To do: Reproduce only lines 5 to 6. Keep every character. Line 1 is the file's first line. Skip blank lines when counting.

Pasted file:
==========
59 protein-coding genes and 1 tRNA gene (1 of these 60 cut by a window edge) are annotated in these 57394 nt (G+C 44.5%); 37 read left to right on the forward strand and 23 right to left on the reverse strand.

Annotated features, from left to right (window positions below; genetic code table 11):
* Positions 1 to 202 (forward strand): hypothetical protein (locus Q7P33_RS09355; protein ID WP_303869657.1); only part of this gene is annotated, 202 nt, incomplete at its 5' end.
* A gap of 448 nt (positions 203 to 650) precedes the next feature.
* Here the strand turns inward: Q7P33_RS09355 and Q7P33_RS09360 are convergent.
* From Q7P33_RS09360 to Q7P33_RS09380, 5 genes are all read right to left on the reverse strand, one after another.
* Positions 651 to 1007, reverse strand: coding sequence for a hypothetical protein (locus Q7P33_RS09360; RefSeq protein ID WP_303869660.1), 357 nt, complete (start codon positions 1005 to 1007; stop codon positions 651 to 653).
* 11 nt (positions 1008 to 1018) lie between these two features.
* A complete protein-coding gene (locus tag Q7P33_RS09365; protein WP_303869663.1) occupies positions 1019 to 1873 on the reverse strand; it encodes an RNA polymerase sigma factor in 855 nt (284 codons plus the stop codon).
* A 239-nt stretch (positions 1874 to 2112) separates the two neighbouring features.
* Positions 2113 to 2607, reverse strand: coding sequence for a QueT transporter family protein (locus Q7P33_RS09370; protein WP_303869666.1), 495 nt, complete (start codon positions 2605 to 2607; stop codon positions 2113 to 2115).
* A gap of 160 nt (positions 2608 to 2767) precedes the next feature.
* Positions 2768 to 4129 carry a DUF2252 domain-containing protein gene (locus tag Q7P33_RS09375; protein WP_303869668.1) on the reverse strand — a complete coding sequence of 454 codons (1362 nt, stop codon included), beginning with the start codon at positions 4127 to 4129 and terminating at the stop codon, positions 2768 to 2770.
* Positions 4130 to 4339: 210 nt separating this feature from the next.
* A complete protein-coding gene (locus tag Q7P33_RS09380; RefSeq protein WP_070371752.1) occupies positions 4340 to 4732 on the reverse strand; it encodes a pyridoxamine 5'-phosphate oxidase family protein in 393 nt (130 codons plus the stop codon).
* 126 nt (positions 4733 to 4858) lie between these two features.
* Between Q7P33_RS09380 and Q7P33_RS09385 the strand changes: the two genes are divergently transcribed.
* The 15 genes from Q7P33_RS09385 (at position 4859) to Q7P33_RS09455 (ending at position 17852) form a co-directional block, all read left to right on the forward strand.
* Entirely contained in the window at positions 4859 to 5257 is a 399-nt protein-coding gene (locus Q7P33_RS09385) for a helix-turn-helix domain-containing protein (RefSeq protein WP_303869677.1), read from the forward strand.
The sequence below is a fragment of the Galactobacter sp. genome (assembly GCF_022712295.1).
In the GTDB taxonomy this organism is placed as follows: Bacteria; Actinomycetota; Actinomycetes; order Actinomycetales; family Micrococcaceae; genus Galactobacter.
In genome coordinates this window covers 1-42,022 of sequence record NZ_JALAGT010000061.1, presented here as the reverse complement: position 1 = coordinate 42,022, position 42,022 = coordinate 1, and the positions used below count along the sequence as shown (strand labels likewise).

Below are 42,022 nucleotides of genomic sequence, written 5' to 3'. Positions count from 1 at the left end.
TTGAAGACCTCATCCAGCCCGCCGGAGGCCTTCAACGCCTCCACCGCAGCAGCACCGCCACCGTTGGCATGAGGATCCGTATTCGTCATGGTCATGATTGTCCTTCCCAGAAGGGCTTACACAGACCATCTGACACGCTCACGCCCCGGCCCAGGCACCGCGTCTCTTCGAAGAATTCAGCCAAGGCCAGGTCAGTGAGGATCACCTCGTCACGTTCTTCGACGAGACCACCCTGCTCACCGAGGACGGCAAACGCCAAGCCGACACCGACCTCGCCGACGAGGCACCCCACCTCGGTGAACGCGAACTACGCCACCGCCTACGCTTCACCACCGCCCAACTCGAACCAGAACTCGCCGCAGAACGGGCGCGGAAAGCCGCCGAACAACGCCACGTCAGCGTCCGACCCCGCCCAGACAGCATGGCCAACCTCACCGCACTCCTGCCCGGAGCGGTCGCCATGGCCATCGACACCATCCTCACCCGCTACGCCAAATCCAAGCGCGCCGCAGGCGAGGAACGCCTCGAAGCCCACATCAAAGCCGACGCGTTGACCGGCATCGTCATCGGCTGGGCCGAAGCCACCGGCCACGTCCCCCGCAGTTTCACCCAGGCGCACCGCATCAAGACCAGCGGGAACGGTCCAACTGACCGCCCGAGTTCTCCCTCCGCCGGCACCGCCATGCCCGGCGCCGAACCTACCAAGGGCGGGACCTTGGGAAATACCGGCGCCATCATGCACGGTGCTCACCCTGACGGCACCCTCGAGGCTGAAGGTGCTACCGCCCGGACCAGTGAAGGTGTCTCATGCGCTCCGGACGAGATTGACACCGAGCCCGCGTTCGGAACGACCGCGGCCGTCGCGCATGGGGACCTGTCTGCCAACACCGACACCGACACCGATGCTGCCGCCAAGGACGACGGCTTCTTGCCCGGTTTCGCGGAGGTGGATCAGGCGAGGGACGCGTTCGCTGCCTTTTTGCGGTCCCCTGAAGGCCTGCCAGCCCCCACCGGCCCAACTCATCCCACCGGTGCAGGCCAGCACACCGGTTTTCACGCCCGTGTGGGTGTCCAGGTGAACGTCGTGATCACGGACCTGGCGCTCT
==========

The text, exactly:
* Here the strand turns inward: Q7P33_RS09355 and Q7P33_RS09360 are convergent.
* From Q7P33_RS09360 to Q7P33_RS09380, 5 genes are all read right to left on the reverse strand, one after another.